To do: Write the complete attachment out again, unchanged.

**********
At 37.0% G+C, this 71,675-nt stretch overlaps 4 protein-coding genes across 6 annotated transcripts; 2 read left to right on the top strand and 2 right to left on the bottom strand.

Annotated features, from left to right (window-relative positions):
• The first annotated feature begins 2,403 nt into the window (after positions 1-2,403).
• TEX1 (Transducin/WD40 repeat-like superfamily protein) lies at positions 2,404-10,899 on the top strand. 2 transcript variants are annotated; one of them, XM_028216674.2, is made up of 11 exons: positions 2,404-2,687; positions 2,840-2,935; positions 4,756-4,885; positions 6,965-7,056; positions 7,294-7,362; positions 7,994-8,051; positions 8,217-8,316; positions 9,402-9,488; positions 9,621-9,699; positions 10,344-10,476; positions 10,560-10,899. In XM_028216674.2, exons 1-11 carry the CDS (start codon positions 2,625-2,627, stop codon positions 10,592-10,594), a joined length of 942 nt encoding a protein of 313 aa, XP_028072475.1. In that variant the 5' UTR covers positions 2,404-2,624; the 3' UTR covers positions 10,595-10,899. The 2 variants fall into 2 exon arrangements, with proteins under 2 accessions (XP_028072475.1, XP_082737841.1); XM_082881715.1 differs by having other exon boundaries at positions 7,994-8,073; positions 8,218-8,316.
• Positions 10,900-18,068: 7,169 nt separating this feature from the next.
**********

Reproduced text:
At 37.0% G+C, this 71,675-nt stretch overlaps 4 protein-coding genes across 6 annotated transcripts; 2 read left to right on the top strand and 2 right to left on the bottom strand.

Annotated features, from left to right (window-relative positions):
• The first annotated feature begins 2,403 nt into the window (after positions 1-2,403).
• TEX1 (Transducin/WD40 repeat-like superfamily protein) lies at positions 2,404-10,899 on the top strand. 2 transcript variants are annotated; one of them, XM_028216674.2, is made up of 11 exons: positions 2,404-2,687; positions 2,840-2,935; positions 4,756-4,885; positions 6,965-7,056; positions 7,294-7,362; positions 7,994-8,051; positions 8,217-8,316; positions 9,402-9,488; positions 9,621-9,699; positions 10,344-10,476; positions 10,560-10,899. In XM_028216674.2, exons 1-11 carry the CDS (start codon positions 2,625-2,627, stop codon positions 10,592-10,594), a joined length of 942 nt encoding a protein of 313 aa, XP_028072475.1. In that variant the 5' UTR covers positions 2,404-2,624; the 3' UTR covers positions 10,595-10,899. The 2 variants fall into 2 exon arrangements, with proteins under 2 accessions (XP_028072475.1, XP_082737841.1); XM_082881715.1 differs by having other exon boundaries at positions 7,994-8,073; positions 8,218-8,316.
• Positions 10,900-18,068: 7,169 nt separating this feature from the next.